This is a request for the renewal of the Wisconsin Maternity Leave and Health (WMLH) Project, which was originally designed to investigate the effect of maternity leave (e.g., length, return to work full- or part-time or homemaker) and other psychosocial factors (personality, attitudes, situation) on the health (physical, mental, and social) of women and their families. The proposed project aims to build on the WMLH Project by: (a) investigating the long-term effects on women's health of employment (including maternity leave) and other aspects of work and family life during the first two years postpartum; (b) extending the project to investigate the long-term effects of this early process on children (e.g., temperament, cognitive maturational status, socioemotional adjustment); and (c) investigating the complex and reciprocal dynamics between mothers' health and child and family functioning. In the WMLH Project, 570 women and 550 of their husbands/partners were recruited, during the 5th month of pregnancy, from physicians' offices and clinics in Milwaukee (80 percent) and Madison (20 percent). The women and men were interviewed separately five times: (a) during the 5th month of pregnancy; (b) 1 month after delivery; (c) 4 months after the birth; (d) 12 months after the birth; and (e) 2 years after the birth. other-infant interactions were videotaped at T3 and T4; father-infant interactions were videotaped for the Madison subsample. Sample retention has been excellent: attrition rates for mothers were 4 percent from T1 to T2 (half due to miscarriage), 1 percent from T2 to T3, 2 percent from T3 to T4. At T5, all T2 respondents were recontracted (n=547); to date, 96 percent have agreed. Response rates are similar for the men. The proposed renewal will investigate the longer-term effects on women, children, and families of the early work-health process, collecting three additional waves of data when the children are 3 1/2, 4 1/2, and 5 1/2 years. Interviews with mothers and fathers will focus on mental health (e.g., depression, anxiety); social health (e.g., marriage relationship, parent-child relationship); employment; and psychosocial factors (e.g., personality; attitudes; work/family stressors). Additional measures proposed for this extension into the preschool years (obtained from both parents, the childcare provider, and direct assessments of the children) focus on family functioning (e.g., family environment; sibling relationships), child outcomes (cognitive maturational status, socioemotional adjustment), and childcare quality. To analyze these rich, longitudinal data, a variety of multivariate statistical techniques (factor analyses, multiple repression, structural equation modeling) are used to (a) test measurement models, (b) describe relationships among variables that will serve as a basis for building longitudinal models, and (c) develop longitudinal models that clarify the avenues through which women's employment (including maternity leave), plus key psychosocial factors are linked to the health and functioning of women, children, and families. Analyses in progress focus on the work-health process during the first two years postpartum. The additional data collected in the proposed study will allow us to determine whether (a) effects found in the original WMLH Project are long-lasting through preschool; and (b) there are additional health and functioning outcomes for women, children,a nd families due to delayed effects not manifested in the first two years postpartum. This data collection is a critical step as this unique and important sample is followed longitudinally.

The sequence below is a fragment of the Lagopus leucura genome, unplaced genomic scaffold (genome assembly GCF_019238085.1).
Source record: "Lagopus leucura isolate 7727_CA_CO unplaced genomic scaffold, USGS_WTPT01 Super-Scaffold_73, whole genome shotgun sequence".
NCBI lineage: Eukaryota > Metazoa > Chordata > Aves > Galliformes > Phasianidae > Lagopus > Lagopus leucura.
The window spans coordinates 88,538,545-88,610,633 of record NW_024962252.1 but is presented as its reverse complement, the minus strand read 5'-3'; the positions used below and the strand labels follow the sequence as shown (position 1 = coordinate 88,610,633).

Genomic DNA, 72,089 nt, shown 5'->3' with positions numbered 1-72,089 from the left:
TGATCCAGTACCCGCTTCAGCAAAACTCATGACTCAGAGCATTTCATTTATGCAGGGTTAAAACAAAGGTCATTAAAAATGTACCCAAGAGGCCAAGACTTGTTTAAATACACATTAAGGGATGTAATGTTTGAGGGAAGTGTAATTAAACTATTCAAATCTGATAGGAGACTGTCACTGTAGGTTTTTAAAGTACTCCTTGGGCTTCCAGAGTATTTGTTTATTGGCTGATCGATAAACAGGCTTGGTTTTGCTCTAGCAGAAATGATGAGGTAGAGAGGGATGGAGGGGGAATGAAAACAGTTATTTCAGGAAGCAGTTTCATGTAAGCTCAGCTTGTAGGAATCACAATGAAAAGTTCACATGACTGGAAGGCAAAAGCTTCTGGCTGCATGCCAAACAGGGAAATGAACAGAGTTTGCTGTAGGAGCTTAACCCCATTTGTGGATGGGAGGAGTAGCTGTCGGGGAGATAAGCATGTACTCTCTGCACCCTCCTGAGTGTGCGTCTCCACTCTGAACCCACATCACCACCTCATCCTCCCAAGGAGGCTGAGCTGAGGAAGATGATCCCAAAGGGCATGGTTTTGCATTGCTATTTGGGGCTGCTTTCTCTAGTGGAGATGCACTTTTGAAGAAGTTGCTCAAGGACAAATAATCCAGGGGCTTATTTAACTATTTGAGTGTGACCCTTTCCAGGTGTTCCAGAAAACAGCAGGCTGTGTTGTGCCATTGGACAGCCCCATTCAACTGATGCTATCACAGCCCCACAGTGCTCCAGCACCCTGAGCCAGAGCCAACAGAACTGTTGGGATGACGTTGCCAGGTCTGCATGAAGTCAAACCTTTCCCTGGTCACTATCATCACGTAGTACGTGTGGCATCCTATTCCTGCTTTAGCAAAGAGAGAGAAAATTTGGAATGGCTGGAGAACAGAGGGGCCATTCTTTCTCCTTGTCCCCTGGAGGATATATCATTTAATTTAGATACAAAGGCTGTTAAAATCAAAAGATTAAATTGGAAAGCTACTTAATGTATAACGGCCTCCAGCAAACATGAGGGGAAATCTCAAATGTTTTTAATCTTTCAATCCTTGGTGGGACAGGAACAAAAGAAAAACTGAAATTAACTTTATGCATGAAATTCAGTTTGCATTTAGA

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National Institute of Mental Health (NIMH)
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Health Behavior and Prevention Review Committee (HBPR)
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University of Wisconsin Madison
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